Vaishali

Vaishali district is a district in Bihar, India. It is named after the ancient city of Vaishali of Mithila, which is mentioned in the Mahabharata as well as in Buddhism and Jainism.
It is a part of Tirhut division.Vaishali derives its name from King Vishal. Even before the advent of Buddhism and Jainism, Vaishali was the capital of the vibrant Vajji confederation, since before the birth of Mahavira (c. 599 BC), which suggests that it was perhaps the first republic in the world, similar to those later found in ancient Greece.In that period, Vaishali was an ancient metropolis and the capital city of the republic of the Vajji confederation of Mithila, which covered most of the Himalayan Gangetic region of present-day Bihar. Very little is known about the early history of Vaishali. The Vishnu Purana records 34 monarchs of Vaishali, the first being Nabhaga, who is believed to have abdicated his throne over a matter of human rights and believed to have declared: “I am now a free tiller of the soil, king over my acre.” The last among the 34 was Sumati, who is considered a contemporary of Dasharatha, father of the Hindu god, Rama. Numerous references to Vaishali are found in texts pertaining to both Jainism and Buddhism, which have preserved much information on Vaishali and the other mahajanapadas. Based on the information found in these texts, Vaishali was established as a republic by the 6th century BCE, prior to the birth of Gautama Buddha in 563 BCE, making it the world’s first republic.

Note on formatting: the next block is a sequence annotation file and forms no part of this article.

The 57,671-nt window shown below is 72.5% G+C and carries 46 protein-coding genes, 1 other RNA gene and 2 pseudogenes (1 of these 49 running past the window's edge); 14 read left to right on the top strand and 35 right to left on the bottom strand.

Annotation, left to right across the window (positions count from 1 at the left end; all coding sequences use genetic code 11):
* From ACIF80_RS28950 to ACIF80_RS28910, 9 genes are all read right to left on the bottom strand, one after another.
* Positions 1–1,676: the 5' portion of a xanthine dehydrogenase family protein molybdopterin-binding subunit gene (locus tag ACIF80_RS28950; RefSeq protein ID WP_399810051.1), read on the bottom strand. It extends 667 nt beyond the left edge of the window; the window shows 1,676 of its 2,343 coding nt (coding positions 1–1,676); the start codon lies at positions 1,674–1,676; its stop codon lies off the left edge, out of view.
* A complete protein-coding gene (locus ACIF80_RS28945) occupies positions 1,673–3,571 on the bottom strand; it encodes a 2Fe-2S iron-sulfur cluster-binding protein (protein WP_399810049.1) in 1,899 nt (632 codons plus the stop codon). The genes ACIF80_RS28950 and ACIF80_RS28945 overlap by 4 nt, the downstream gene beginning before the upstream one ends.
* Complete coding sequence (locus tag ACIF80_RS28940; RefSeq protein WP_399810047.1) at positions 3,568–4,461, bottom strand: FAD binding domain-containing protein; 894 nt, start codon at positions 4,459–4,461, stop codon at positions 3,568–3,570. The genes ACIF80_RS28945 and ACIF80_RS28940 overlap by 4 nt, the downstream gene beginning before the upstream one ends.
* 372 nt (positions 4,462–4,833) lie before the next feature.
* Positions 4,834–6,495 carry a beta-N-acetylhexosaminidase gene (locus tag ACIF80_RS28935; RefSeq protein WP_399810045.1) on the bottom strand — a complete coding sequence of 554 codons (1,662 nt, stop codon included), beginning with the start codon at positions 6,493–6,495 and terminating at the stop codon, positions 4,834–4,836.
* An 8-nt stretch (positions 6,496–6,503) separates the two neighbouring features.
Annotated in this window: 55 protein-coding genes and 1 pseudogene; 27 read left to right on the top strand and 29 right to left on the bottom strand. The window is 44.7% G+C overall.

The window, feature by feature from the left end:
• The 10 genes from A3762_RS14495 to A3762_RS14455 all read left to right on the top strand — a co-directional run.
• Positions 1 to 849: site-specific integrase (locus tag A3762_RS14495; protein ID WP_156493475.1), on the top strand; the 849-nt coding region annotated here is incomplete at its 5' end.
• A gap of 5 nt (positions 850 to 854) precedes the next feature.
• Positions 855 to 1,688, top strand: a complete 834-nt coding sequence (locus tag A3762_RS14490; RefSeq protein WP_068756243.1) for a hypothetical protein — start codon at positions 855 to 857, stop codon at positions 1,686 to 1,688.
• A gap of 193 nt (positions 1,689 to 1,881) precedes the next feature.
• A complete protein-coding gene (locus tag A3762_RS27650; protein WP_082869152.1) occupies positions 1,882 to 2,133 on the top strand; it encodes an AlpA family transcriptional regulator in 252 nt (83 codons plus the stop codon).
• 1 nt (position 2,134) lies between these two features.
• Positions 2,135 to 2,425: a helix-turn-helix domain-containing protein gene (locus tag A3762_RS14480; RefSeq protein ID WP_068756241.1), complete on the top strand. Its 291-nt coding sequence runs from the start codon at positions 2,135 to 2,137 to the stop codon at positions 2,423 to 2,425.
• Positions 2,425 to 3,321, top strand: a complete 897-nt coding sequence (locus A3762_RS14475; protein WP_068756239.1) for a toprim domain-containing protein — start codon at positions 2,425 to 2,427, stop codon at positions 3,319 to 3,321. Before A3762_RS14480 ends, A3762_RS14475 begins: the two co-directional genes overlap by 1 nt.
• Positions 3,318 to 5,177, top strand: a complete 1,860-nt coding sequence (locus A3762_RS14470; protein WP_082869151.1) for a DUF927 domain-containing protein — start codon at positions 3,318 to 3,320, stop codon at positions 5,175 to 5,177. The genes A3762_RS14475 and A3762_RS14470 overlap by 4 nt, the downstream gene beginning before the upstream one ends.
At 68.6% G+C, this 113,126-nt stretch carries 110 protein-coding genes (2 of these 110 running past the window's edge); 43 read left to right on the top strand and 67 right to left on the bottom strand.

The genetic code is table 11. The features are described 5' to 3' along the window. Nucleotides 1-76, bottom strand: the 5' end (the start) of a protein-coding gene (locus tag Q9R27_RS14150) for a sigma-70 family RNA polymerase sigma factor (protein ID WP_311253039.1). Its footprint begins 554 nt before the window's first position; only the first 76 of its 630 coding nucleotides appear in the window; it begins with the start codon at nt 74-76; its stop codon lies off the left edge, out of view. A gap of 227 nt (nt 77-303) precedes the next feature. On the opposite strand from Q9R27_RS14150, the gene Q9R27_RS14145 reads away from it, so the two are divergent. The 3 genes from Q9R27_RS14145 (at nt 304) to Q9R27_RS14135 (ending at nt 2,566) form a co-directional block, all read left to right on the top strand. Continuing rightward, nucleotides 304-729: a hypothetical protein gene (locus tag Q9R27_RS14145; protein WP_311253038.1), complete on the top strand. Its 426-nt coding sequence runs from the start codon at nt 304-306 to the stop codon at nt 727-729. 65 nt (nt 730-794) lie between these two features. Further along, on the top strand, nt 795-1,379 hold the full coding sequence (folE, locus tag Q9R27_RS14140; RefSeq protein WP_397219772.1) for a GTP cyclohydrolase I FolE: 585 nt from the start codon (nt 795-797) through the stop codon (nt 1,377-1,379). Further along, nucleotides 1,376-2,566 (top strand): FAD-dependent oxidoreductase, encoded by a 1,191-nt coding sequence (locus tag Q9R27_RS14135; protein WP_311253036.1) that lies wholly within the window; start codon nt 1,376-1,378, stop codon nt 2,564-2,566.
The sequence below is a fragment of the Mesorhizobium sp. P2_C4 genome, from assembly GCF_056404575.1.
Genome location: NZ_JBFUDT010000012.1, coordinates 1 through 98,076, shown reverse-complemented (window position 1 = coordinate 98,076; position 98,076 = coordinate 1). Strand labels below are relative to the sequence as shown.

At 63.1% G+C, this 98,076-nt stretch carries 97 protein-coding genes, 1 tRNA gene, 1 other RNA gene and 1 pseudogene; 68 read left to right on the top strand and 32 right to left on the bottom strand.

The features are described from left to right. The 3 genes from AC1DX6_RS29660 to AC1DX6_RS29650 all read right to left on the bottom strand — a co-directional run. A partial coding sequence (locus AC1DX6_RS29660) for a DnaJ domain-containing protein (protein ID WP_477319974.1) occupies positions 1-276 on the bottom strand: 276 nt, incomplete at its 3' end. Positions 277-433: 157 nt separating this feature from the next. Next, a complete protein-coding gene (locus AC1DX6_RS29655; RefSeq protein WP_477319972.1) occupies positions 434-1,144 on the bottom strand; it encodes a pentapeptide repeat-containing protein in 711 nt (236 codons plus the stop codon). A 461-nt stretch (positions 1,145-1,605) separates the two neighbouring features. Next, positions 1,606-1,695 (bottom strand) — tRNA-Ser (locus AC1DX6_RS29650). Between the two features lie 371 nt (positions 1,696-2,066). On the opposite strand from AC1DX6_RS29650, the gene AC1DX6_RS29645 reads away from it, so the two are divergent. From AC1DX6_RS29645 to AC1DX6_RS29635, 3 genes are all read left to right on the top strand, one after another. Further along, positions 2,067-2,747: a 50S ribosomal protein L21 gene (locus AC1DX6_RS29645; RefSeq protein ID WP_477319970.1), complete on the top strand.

Mahavira was born in Vaishali. Gautama Buddha delivered his last sermon at Vaishali and announced his Parinirvana there. Vaishali is also renowned as the home of Amrapali, a great courtesan who appears in many folktales as well as in Buddhist literature. Amrapali became a disciple of Gautama Buddha. A kilometre away is Abhishek Pushkarini, the coronation tank. The sacred waters of the tank anointed the elected representatives of Vaishali. Next to it stands the Japanese temple and the Vishwa Shanti Stupa built by the Nipponzan-Myohoji-Daisanga sect, a Japanese new religion. A small number of sarira found in Vaishali have been enshrined in the foundation and in the chhatra of this stupa. Near the coronation tank is Stupa 1 or the Relic Stupa. Here the Licchavis reverentially encased one of the eight portions of Buddha’s relics, which they received after his Parinirvana. After his last discourse, Buddha set out for Kushinagar, but the Licchavis kept following him. Buddha gave them his alms bowl but they still refused to return. The Master created an illusion of a river in spate which compelled them to go back. This site can be identified with Deora in modern Kesaria, where Ashoka later built a stupa. Ananda, the favourite disciple of the Buddha, attained Nirvana in the midst of the Ganges outside Vaishali. The Islamic curse fell on Vaishalin13th century when repeated Muslim invasions led to mass beheading and forced conversions. Buddhism gradually disappeared among the local populace due to the hostility of Muslims towards the atheist nature of Buddhism.

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